Hong Kong is the major conduit for China’s gold imports, as gold shipped to depositaries at Hong Kong Airport can be exported to China directly without paying Hong Kong’s 3% import duty. “What we find in Hong Kong is that in a particular month when Chinese demand is low, then that surplus comes to the market here. Hong Kong takes care of (China’s) demand and supply gaps,” he said.
Gold demand was boosted in 2008 by the spectacular collapse of the Shanghai stock market, which tumbled more than 60% over the year, she said. Many investors look to gold as a safe way to preserve the value of their capital. Lately, Chinese mines have not been able to keep up with the increased demand for gold bullion.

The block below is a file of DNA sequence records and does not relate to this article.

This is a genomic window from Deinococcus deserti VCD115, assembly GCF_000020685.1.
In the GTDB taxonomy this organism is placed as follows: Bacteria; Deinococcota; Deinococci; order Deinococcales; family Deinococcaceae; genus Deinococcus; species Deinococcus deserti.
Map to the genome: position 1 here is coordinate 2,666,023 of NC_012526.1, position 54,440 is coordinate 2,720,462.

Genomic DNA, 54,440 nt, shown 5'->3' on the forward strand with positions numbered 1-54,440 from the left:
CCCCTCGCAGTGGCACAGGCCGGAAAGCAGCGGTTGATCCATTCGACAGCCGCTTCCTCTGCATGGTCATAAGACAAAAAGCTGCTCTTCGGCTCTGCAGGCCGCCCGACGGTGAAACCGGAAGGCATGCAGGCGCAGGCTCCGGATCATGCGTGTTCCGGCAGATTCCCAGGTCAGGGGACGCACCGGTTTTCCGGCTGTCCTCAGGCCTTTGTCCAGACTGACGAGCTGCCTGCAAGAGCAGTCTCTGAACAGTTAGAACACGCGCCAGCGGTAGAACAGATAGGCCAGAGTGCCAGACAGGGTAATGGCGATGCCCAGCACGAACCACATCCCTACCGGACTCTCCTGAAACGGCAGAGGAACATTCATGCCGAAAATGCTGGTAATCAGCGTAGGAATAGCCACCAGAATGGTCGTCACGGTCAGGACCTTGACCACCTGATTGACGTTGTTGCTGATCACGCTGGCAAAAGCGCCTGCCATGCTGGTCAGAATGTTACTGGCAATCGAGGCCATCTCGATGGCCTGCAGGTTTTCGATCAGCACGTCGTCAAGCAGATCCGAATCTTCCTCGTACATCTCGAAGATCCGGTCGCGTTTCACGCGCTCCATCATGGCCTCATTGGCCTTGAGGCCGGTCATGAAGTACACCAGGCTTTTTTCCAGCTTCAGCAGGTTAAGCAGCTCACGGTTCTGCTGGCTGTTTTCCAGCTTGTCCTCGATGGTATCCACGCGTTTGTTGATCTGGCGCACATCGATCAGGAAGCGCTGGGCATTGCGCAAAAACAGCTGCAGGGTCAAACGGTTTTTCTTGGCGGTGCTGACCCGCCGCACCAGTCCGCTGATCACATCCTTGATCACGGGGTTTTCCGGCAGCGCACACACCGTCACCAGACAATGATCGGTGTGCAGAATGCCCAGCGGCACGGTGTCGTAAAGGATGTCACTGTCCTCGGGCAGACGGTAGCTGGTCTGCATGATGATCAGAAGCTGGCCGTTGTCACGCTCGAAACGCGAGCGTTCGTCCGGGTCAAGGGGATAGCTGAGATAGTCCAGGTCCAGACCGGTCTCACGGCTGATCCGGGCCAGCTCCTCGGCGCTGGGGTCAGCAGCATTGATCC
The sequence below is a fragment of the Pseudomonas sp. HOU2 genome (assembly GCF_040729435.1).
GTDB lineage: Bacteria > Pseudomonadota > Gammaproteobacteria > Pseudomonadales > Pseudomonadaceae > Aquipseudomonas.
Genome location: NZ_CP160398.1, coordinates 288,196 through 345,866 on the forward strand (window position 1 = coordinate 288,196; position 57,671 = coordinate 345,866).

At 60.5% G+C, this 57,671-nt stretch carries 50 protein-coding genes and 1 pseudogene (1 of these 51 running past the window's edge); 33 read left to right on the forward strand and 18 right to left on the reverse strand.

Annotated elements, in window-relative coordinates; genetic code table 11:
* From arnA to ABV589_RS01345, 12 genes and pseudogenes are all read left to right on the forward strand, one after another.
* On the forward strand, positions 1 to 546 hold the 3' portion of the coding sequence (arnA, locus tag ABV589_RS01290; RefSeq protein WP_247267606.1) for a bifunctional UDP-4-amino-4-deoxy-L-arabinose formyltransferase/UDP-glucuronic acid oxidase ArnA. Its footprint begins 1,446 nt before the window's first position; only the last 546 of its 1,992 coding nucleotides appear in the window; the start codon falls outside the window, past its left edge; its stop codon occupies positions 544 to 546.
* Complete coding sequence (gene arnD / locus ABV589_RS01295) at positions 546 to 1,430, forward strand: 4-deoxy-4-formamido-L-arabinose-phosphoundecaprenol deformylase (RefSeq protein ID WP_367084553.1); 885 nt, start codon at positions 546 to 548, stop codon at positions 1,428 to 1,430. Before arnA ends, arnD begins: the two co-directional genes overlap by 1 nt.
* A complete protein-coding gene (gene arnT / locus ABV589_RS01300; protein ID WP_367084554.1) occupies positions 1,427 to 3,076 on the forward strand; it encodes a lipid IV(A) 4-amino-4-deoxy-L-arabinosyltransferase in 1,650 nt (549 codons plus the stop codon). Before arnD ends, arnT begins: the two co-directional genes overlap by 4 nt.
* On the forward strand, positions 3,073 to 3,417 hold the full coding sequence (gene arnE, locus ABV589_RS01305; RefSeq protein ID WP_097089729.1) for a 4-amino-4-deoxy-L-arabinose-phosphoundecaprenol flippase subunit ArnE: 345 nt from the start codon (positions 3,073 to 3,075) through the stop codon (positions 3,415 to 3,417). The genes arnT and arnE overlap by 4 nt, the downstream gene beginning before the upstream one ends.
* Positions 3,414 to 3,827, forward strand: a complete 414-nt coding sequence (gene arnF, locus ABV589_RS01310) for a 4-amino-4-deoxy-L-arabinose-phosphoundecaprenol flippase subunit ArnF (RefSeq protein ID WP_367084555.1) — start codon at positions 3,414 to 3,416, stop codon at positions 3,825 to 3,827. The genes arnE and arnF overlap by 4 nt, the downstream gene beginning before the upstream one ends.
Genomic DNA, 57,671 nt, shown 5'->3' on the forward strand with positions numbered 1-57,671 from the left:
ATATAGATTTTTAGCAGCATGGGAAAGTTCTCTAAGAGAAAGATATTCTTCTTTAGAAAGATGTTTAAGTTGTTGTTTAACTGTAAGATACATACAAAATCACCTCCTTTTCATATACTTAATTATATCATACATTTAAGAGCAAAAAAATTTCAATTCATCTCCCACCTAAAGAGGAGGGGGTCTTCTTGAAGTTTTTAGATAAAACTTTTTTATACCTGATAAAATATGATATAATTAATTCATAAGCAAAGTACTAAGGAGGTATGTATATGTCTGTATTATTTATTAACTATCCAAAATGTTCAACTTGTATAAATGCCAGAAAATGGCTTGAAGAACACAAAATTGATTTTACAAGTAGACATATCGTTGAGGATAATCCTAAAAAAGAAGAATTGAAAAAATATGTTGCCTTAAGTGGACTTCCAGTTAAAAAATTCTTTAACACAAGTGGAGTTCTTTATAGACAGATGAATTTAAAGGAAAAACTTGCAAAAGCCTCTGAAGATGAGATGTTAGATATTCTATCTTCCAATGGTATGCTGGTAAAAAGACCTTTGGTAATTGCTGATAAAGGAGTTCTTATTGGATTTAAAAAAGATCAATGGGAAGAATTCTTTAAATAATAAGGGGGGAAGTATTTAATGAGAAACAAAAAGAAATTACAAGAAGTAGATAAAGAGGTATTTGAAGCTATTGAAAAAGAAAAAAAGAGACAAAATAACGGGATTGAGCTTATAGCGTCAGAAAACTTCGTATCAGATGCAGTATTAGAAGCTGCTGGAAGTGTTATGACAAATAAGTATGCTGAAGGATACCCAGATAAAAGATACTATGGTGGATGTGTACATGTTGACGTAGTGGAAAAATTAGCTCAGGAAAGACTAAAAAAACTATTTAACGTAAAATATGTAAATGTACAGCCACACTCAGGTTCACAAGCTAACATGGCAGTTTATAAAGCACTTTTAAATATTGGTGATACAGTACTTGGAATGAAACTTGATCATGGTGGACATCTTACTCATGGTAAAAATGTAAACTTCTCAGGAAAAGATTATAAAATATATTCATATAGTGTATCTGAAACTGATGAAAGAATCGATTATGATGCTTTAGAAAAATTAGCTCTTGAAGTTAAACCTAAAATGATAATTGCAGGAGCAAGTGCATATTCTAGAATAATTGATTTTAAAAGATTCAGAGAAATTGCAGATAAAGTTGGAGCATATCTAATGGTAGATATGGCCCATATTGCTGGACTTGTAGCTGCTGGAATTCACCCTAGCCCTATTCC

This increased demand means high profits for companies such as China Mineral Company, who have boasted incredible results for the past fiscal year. And this growth is slated to continue into the end of this year and the next. Demand growth in 2009 would not match 2008 levels, partly because of the recovery in the stock market seen this year, but the long term trend is still upward, explains an analyst from China Mineral Company.